Thinking PINK? October is Breast Cancer Awareness month, and pink ribbons are popping up on everything from restaurants and t-shirts to football socks. I love that as a community, we can rally around a cause to raise not only awareness, but also much needed funds for research and support of those affected.
The American Cancer Society statistics reveal that here in the United States, over 230,000 women will be diagnosed with breast cancer during 2015, and sadly, over 40,000 women will likely lose their lives to this disease. The good news is detection methods continue to improve, allowing these cancers to be diagnosed and treated earlier, leading to better outcomes and treatments that are better tolerated.
With all the changes in women’s preventative health, many are confused about current recommendations for breast cancer, including health care providers. Different organizations have conflicting guidelines, which fuels the continued media controversy surrounding mammograms.
The United States Preventative Services Task Force (USPSTF) recommends routing SCREENING mammograms every other year for women ages 50-74. I emphasize “screening” because this guideline is for women with no symptoms, no concerning breast lumps and no extra risk factors. If a woman goes to the doctor with a concerning lump in her breast, imaging is most likely indicated- this is not “screening” in this situation, it is “diagnostic.” The USPSTF also no longer promotes self-breast exams, because some large studies have not shown these exams to be globally beneficial. Statistically, self breast exams do not cut down on the number of deaths from cancer, and do lead to extra imaging studies (mammograms) and breast biopsies.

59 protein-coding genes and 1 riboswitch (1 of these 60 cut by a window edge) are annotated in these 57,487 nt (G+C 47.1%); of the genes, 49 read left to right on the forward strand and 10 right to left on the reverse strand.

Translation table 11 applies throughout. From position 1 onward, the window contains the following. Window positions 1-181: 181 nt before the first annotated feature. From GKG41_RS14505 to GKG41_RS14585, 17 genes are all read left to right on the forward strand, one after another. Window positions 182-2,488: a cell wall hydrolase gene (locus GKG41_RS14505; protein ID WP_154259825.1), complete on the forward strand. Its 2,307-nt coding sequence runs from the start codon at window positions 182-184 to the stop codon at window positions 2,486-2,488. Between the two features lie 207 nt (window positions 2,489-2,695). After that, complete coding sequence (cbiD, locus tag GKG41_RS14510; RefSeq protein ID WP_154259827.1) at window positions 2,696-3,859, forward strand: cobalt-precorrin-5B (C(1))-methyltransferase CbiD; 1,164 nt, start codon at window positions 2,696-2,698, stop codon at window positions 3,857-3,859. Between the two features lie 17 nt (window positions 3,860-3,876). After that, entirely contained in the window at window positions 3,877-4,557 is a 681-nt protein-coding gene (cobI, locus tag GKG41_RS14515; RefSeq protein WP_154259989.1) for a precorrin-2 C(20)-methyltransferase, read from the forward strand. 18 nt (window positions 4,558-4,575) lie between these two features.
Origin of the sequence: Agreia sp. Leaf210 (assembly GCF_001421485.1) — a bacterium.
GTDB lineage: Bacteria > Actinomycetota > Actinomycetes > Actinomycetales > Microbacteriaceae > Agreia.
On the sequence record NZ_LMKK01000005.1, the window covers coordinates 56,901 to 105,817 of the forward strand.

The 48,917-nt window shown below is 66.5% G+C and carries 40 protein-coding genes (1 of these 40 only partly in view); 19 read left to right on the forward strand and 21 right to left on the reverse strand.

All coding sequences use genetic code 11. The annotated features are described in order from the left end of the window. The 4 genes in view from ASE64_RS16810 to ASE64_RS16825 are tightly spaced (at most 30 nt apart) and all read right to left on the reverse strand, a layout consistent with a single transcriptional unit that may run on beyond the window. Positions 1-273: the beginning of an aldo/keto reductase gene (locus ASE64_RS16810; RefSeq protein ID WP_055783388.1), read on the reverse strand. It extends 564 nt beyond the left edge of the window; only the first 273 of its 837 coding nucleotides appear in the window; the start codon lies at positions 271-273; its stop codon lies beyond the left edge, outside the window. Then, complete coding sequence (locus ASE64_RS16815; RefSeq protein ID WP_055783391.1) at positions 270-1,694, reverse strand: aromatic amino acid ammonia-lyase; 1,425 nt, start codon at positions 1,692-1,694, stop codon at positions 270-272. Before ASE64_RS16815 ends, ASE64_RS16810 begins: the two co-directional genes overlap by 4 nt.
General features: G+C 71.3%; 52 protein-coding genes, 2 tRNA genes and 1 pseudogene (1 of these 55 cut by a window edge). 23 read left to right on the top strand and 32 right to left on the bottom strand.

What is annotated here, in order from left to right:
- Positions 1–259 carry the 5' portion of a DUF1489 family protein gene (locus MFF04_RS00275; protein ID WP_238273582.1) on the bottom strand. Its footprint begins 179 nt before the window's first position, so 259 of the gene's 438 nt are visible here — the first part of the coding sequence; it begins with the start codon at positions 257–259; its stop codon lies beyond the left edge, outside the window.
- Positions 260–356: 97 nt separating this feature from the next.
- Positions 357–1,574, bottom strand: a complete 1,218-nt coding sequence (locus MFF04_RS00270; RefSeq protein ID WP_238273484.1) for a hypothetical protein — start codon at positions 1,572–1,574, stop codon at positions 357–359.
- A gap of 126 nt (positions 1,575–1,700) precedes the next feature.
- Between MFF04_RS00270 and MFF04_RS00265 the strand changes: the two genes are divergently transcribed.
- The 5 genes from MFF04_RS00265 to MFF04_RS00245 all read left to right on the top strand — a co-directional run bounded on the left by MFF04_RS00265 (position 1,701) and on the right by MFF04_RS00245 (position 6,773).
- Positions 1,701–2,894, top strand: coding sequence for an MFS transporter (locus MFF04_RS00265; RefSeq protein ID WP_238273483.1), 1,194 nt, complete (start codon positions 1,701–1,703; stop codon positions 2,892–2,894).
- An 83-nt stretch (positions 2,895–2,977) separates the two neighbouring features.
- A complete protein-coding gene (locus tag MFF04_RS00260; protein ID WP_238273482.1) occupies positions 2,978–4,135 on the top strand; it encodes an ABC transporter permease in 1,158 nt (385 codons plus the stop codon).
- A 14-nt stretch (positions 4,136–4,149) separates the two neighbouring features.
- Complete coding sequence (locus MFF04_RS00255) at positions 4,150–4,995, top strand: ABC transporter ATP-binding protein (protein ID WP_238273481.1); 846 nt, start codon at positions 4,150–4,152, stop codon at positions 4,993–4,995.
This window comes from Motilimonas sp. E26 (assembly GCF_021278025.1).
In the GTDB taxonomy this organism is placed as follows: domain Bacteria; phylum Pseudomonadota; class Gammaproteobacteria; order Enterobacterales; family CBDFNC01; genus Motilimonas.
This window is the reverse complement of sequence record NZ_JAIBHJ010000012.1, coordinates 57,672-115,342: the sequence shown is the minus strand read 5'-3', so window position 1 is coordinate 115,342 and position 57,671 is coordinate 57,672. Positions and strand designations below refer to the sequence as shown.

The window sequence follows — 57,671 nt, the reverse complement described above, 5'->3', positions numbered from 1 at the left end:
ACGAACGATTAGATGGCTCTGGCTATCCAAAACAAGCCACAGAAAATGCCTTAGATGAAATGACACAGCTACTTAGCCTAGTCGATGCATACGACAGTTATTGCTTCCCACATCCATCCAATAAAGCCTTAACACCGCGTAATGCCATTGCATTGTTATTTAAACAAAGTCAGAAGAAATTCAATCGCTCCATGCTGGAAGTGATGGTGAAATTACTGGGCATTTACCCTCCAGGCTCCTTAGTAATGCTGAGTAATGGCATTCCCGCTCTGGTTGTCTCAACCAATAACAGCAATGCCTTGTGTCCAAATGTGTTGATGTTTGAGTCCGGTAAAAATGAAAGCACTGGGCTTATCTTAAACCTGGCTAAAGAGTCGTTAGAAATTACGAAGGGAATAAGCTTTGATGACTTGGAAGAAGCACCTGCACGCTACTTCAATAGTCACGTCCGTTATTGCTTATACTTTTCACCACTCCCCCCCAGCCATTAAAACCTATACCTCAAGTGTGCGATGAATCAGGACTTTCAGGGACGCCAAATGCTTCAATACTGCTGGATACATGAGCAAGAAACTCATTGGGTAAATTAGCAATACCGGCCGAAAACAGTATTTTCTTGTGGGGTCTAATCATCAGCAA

The American Cancer Society (ACS) still recommends annual mammograms for women forty and over, as long as they are in good health (not stopping at age 74 purely for too many birthdays, but rather only stopping if the woman has a shortened life expectancy from other serious medical issues.) ACS also still supports self breast exams for women starting in their twenties.
Given this information, do I still teach self breast exams? Right now, I am only seeing patients in an urgent care setting, so I do not have the opportunity to perform “well woman” exams. However, if I am seeing a patient with a breast-related issue that involves me doing a clinical breast exam, then YES, I do explain to patients what to expect when they perform a self-breast exam. I am not on the band wagon insisting patient MUST do these exams religiously on the first of every month (or after their period) as I used to suggest.
One of the greatest challenges in modern medicine is trying to practice evidence-based medicine that is recommended for the global good, versus a clinician’s personal experience and success with individual patients. In this case, during my twenty years of private practice, I had numerous patients who found their own breast cancers during routine self-exams, and were quickly diagnosed, treated and cured- often with simple surgical lumpectomies without additional chemo therapies. Would they have been so fortunate if they had not noticed a lump and simply waited for routine screening? We don’t know, but most of these women within my practice were younger than 50, so I believe many may have developed more advanced cancers. And so I am conflicted, and continue to follow evidence-based research and extended discussions about pros and cons of breast exams.
BOTTOM LINE: Talk with your doctor about your personal risk for developing breast cancer, and together discuss your prevention strategy- including frequency and timing of breast exams, imaging with mammography or other modalities, and possible genetic testing if breast cancers run in your family.